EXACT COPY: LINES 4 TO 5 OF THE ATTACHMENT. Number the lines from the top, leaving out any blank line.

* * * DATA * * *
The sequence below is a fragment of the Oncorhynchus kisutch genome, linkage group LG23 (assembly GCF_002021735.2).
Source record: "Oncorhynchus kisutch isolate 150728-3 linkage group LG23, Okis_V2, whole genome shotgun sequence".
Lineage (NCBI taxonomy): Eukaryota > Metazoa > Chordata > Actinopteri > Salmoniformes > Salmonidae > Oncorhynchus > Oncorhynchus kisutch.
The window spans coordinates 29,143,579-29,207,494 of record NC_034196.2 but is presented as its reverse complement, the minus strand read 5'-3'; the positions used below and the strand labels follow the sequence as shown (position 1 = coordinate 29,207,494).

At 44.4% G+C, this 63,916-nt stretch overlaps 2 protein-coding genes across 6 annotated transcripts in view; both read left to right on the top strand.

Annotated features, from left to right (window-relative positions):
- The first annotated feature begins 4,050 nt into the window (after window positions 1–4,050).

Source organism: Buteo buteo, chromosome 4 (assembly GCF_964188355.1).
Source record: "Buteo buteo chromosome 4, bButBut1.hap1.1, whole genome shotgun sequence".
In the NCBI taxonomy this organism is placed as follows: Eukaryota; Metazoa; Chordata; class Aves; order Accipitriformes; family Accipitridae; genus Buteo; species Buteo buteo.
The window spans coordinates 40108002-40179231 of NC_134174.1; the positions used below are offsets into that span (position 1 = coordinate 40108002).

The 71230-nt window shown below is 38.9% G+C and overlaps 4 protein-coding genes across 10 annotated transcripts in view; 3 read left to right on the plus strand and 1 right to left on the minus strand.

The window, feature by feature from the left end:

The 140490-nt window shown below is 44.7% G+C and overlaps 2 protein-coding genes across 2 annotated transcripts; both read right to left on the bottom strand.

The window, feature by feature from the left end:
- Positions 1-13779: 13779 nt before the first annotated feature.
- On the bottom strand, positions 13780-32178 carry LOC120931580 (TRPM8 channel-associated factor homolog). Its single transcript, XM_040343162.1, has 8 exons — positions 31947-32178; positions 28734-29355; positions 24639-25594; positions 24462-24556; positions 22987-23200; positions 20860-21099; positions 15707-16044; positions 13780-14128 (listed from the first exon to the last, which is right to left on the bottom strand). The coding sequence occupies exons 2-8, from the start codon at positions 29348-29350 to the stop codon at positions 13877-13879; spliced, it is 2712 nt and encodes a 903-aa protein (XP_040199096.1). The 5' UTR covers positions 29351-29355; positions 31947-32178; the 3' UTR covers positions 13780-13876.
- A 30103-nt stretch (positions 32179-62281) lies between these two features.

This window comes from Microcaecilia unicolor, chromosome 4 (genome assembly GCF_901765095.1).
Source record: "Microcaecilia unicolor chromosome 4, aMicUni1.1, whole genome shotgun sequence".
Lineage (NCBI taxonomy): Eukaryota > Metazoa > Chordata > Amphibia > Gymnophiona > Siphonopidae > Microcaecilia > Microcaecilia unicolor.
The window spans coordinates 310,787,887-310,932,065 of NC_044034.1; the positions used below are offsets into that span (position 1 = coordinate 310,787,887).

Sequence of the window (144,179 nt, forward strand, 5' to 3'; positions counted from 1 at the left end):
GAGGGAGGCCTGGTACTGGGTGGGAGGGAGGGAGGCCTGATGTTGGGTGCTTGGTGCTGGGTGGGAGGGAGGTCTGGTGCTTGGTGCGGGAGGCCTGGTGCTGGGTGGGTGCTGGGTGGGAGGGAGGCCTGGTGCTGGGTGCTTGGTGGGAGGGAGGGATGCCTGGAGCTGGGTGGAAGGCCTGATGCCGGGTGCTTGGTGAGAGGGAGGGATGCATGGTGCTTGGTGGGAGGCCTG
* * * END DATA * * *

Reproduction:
The window spans coordinates 29,143,579-29,207,494 of record NC_034196.2 but is presented as its reverse complement, the minus strand read 5'-3'; the positions used below and the strand labels follow the sequence as shown (position 1 = coordinate 29,207,494).

At 44.4% G+C, this 63,916-nt stretch overlaps 2 protein-coding genes across 6 annotated transcripts in view; both read left to right on the top strand.